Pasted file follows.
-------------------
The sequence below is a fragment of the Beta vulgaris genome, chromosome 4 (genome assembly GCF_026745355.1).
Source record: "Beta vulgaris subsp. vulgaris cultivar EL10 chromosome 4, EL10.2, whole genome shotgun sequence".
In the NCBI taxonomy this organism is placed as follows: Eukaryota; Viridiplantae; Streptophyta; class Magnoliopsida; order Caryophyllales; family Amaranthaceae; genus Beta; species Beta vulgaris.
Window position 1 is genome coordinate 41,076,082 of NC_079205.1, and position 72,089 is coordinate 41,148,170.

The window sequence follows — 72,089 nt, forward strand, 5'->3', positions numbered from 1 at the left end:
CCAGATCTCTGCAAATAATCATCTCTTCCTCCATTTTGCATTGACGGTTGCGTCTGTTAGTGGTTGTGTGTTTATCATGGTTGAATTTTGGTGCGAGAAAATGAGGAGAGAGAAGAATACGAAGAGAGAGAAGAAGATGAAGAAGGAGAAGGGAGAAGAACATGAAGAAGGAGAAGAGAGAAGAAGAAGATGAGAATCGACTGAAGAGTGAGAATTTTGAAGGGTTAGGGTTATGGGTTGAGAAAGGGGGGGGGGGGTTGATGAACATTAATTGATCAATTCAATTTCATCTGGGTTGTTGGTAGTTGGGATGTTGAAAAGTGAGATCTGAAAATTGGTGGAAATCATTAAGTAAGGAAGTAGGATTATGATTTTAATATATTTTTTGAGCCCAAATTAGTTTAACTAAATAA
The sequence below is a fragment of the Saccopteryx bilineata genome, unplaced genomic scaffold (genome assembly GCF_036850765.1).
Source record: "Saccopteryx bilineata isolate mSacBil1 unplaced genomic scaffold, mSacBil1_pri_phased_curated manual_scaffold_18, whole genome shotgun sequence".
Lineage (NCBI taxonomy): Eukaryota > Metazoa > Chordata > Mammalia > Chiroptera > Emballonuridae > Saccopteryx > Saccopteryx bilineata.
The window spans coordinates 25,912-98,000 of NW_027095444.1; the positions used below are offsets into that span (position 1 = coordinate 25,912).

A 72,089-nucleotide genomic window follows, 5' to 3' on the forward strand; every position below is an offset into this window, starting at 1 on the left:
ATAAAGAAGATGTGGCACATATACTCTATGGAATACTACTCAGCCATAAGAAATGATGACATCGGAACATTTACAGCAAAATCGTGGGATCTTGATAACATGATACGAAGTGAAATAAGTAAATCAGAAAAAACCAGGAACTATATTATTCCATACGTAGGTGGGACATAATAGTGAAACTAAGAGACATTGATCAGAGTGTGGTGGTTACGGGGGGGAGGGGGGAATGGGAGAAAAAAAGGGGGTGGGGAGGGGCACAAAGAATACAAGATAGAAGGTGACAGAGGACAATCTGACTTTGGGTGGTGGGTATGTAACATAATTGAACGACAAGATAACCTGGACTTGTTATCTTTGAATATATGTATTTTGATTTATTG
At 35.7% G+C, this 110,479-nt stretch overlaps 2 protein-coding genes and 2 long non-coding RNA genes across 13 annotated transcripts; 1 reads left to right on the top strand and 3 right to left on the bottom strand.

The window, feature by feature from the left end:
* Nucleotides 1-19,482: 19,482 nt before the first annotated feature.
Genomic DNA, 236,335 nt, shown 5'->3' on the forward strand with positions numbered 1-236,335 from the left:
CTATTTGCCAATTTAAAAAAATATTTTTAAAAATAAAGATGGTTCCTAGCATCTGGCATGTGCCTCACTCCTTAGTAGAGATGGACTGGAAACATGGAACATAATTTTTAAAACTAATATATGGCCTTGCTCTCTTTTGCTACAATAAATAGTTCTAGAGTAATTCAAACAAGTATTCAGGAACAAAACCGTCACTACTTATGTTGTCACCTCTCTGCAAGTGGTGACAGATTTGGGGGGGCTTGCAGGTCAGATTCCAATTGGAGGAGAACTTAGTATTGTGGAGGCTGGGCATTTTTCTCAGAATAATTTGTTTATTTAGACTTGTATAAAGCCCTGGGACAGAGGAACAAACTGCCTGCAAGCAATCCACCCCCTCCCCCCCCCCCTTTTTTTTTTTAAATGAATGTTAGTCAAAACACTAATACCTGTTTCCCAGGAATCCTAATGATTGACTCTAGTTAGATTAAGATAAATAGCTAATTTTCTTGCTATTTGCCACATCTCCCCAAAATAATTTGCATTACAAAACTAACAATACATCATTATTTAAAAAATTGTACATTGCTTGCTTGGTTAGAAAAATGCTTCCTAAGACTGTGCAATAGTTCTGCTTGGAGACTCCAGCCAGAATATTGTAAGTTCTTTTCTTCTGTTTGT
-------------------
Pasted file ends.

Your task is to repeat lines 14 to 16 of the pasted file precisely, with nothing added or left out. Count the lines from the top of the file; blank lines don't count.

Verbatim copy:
The window, feature by feature from the left end:
* Nucleotides 1-19,482: 19,482 nt before the first annotated feature.
Genomic DNA, 236,335 nt, shown 5'->3' on the forward strand with positions numbered 1-236,335 from the left: